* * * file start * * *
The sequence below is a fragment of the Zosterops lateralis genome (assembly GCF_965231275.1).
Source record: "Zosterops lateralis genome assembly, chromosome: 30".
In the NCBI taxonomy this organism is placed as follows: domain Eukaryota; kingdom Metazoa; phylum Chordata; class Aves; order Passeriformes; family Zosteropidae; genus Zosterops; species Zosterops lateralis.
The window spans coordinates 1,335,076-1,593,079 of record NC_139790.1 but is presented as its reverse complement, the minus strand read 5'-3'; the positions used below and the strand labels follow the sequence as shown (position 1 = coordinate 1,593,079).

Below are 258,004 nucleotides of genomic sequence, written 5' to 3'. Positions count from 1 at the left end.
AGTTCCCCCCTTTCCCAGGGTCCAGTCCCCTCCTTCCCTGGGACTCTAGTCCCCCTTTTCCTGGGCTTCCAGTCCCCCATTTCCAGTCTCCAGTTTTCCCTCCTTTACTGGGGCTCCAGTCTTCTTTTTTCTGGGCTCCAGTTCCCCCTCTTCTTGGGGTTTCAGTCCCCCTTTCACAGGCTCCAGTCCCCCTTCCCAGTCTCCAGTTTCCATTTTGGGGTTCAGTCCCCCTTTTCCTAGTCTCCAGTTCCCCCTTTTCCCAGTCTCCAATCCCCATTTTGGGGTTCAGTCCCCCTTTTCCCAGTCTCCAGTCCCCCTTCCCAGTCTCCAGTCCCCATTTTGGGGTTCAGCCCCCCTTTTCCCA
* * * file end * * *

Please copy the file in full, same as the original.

The sequence below is a fragment of the Zosterops lateralis genome (assembly GCF_965231275.1).
Source record: "Zosterops lateralis genome assembly, chromosome: 30".
In the NCBI taxonomy this organism is placed as follows: domain Eukaryota; kingdom Metazoa; phylum Chordata; class Aves; order Passeriformes; family Zosteropidae; genus Zosterops; species Zosterops lateralis.
The window spans coordinates 1,335,076-1,593,079 of record NC_139790.1 but is presented as its reverse complement, the minus strand read 5'-3'; the positions used below and the strand labels follow the sequence as shown (position 1 = coordinate 1,593,079).

Below are 258,004 nucleotides of genomic sequence, written 5' to 3'. Positions count from 1 at the left end.
AGTTCCCCCCTTTCCCAGGGTCCAGTCCCCTCCTTCCCTGGGACTCTAGTCCCCCTTTTCCTGGGCTTCCAGTCCCCCATTTCCAGTCTCCAGTTTTCCCTCCTTTACTGGGGCTCCAGTCTTCTTTTTTCTGGGCTCCAGTTCCCCCTCTTCTTGGGGTTTCAGTCCCCCTTTCACAGGCTCCAGTCCCCCTTCCCAGTCTCCAGTTTCCATTTTGGGGTTCAGTCCCCCTTTTCCTAGTCTCCAGTTCCCCCTTTTCCCAGTCTCCAATCCCCATTTTGGGGTTCAGTCCCCCTTTTCCCAGTCTCCAGTCCCCCTTCCCAGTCTCCAGTCCCCATTTTGGGGTTCAGCCCCCCTTTTCCCA